New York Times
December 21, 2011
by Marc Lacey
GILA BEND, Ariz. — The much-ballyhooed border fence has not just made it more difficult for illegal immigrants to slip across from Mexico into the United States. It has also become an obstacle, researchers say, for migrating bears.
A study published in this month’s edition of Biological Conservation warns that the black bear population just north of the border in Arizona may be threatened by the increasingly impermeable barriers at the border. Also fragmenting the bear habitat are the growing urban sprawl in southern Arizona and the expanding highway systems that slice through rugged terrain, the study found.
Researchers used hair snags — pieces of barbed wire set up near bait to catch genetic samples of foraging bears — to track various bear populations in Arizona. They found significant genetic disparities between black bears in the east-central part of the state and the subpopulation just north of the border. The border bears, the study said, were more closely related to bears found in northern Mexico.
The population density of the border bears was substantially lower than the bears living farther north, which had a wider habitat that was less vulnerable to development, the study found. The border is a unique region, from a biological point of view, researchers say, with many North American species reaching the southern limit of their distribution there and many South American species extending not much farther north.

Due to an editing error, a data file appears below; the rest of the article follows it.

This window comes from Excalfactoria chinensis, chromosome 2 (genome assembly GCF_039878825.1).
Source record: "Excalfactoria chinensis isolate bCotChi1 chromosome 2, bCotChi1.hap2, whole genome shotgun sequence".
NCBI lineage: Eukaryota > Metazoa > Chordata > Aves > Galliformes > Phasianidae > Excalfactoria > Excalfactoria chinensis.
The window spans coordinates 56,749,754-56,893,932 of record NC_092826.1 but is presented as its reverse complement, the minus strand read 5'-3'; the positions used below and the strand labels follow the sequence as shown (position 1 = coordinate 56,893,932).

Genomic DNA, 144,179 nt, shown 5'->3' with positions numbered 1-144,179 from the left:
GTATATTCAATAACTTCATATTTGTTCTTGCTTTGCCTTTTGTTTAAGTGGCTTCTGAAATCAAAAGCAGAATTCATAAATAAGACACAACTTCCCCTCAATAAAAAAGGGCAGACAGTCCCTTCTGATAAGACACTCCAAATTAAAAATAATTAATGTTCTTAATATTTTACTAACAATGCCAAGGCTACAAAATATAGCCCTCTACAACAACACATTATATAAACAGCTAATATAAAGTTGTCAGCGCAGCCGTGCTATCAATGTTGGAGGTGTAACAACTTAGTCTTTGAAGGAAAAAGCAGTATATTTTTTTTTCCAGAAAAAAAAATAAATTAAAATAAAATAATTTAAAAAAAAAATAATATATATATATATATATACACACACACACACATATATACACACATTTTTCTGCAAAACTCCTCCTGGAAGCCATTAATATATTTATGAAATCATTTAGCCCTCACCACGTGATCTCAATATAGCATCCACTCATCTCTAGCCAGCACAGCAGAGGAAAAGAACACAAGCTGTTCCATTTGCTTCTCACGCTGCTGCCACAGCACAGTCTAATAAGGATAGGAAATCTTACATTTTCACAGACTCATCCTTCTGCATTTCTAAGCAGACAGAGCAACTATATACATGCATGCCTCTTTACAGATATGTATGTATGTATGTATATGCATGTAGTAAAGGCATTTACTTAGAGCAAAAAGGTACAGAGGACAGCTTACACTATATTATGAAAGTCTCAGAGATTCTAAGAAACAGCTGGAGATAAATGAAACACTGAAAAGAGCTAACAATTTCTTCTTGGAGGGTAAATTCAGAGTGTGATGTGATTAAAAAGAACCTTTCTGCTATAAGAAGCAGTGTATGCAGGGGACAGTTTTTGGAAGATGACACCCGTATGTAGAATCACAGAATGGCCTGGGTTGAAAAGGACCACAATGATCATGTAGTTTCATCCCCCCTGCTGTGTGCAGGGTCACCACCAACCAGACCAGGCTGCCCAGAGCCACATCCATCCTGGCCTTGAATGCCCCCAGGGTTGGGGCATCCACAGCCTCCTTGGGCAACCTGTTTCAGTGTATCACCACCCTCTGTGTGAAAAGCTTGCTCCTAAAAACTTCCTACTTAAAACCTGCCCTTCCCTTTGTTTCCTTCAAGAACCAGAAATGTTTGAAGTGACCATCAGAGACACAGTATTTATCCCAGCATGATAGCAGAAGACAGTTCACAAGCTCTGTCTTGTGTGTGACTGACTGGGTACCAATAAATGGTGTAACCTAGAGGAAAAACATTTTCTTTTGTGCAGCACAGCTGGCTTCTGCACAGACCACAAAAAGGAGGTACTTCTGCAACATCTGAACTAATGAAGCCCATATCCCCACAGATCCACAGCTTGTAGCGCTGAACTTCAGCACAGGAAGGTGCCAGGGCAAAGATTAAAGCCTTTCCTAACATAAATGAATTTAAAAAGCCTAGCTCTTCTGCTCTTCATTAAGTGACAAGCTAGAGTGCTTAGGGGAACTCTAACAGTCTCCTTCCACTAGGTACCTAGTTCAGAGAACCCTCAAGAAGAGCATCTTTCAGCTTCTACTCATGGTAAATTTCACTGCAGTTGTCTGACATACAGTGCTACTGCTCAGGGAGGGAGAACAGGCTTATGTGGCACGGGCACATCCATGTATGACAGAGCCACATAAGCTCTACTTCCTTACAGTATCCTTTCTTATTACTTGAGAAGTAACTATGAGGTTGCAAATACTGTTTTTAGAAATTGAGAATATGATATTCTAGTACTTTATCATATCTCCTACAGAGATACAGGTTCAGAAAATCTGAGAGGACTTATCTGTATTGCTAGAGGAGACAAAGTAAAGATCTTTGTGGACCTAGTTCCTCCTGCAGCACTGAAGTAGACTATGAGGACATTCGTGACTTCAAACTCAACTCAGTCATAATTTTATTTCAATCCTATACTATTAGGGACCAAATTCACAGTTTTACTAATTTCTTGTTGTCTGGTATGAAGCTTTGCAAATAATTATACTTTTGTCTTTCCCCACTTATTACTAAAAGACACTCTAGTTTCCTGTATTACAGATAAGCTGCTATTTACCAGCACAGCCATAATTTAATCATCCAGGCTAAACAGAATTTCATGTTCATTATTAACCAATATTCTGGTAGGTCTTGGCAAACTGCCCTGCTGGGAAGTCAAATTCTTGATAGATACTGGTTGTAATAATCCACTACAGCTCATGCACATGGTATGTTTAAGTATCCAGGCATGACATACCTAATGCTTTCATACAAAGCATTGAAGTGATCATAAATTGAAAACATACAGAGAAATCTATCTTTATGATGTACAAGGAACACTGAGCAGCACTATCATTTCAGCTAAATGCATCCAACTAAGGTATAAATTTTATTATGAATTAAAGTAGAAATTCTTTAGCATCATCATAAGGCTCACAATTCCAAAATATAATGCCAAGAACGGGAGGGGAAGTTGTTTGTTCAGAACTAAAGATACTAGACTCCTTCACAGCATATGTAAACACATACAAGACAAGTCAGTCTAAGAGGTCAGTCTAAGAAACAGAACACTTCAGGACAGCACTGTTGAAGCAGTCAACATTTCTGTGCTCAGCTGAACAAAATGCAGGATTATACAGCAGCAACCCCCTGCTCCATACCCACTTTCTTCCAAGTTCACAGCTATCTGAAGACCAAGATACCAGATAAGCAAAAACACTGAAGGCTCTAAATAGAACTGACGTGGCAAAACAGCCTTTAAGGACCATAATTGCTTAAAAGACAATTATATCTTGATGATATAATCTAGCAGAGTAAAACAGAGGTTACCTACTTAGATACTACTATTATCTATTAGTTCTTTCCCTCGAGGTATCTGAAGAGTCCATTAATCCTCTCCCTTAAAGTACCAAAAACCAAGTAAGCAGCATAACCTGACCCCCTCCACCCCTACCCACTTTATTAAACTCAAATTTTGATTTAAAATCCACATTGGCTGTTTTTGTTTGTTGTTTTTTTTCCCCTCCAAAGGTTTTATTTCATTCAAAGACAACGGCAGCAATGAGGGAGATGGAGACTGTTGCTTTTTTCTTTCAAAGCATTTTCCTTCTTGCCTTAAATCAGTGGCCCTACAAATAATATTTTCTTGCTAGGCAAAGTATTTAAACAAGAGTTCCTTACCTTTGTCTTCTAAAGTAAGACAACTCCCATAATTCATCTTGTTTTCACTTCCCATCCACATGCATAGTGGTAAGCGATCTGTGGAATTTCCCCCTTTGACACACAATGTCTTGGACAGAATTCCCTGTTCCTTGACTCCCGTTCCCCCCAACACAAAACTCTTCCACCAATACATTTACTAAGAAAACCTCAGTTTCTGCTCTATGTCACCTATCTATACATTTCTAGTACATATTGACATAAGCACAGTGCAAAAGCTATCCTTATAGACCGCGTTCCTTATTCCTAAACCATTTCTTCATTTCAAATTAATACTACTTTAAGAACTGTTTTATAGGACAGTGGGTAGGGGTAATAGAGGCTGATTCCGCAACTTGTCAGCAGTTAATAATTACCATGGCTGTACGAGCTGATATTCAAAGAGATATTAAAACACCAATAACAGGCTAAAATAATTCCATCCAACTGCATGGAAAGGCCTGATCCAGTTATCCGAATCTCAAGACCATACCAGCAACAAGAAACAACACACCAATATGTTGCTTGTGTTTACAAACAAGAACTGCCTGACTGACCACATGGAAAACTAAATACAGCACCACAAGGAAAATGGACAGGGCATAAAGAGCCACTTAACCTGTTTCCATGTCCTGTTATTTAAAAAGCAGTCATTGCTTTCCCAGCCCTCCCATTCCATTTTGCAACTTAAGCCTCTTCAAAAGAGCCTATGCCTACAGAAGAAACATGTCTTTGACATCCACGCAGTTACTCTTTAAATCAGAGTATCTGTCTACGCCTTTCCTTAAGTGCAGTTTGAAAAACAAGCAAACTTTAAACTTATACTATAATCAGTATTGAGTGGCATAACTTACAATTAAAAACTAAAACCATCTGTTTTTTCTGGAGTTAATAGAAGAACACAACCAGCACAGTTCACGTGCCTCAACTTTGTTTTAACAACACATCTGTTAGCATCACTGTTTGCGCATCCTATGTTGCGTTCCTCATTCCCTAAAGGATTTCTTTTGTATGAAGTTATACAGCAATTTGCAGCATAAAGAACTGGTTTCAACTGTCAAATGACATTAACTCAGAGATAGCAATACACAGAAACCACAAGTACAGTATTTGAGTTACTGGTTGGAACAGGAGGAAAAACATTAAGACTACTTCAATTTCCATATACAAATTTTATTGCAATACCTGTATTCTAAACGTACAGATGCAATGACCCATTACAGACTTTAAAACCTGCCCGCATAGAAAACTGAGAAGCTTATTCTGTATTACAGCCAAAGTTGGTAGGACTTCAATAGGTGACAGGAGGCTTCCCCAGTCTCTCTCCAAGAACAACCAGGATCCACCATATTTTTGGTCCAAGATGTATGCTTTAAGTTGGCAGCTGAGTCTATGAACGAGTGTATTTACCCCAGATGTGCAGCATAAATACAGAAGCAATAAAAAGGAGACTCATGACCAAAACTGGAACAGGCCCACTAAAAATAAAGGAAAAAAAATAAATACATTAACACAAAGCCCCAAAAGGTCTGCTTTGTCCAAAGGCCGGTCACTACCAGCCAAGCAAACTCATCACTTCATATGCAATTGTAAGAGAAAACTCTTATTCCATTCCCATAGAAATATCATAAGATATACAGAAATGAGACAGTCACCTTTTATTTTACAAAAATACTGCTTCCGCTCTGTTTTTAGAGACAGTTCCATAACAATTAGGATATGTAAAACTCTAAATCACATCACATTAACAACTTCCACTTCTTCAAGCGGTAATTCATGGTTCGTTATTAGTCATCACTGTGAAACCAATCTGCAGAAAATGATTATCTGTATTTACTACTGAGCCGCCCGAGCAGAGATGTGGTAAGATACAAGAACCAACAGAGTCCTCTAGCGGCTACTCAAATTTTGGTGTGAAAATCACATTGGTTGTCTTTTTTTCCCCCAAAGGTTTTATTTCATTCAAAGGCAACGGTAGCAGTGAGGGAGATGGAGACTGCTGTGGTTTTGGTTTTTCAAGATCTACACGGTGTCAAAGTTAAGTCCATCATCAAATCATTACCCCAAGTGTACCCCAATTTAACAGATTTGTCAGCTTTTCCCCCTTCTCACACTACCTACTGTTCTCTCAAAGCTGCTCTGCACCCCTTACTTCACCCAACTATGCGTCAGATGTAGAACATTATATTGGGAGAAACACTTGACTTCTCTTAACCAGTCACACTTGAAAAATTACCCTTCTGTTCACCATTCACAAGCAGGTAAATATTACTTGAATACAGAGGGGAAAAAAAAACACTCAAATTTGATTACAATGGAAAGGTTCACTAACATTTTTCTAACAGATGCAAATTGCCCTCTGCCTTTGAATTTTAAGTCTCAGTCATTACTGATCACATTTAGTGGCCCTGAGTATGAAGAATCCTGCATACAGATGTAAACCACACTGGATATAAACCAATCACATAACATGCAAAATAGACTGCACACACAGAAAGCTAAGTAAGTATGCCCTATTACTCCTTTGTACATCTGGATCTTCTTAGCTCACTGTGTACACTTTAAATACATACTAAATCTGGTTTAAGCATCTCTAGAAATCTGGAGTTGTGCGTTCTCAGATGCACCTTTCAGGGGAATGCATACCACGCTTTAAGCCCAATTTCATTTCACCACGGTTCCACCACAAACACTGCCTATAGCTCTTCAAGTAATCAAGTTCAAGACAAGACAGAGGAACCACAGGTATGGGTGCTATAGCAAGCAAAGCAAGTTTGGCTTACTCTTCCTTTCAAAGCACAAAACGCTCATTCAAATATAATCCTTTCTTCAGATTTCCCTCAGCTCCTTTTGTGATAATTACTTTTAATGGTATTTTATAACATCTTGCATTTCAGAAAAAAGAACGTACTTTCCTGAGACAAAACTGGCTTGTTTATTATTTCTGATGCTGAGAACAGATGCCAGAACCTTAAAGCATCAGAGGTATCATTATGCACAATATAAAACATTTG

“We want people to be cognizant of the impact of human activities and how they are impacting wildlife populations,” said Dr. Jon P. Beckmann, a bear researcher with the New York-based Wildlife Conservation Society and co-author of the bear study.
The authors, who include Todd C. Atwood and Julie K. Young of the United States Department of Agriculture’s National Wildlife Research Center, intend to share their findings with the Department of Homeland Security and other state and federal agencies along the border. Dr. Beckmann said that the paper could be used to help generate innovative solutions that take bears and other large carnivores into consideration when border security was discussed.
As for the efficacy of border fencing in stymieing illegal immigrants, an issue that has come up in the Republican presidential primary contest, Mr. Beckmann said, “We’re not weighing into that debate.”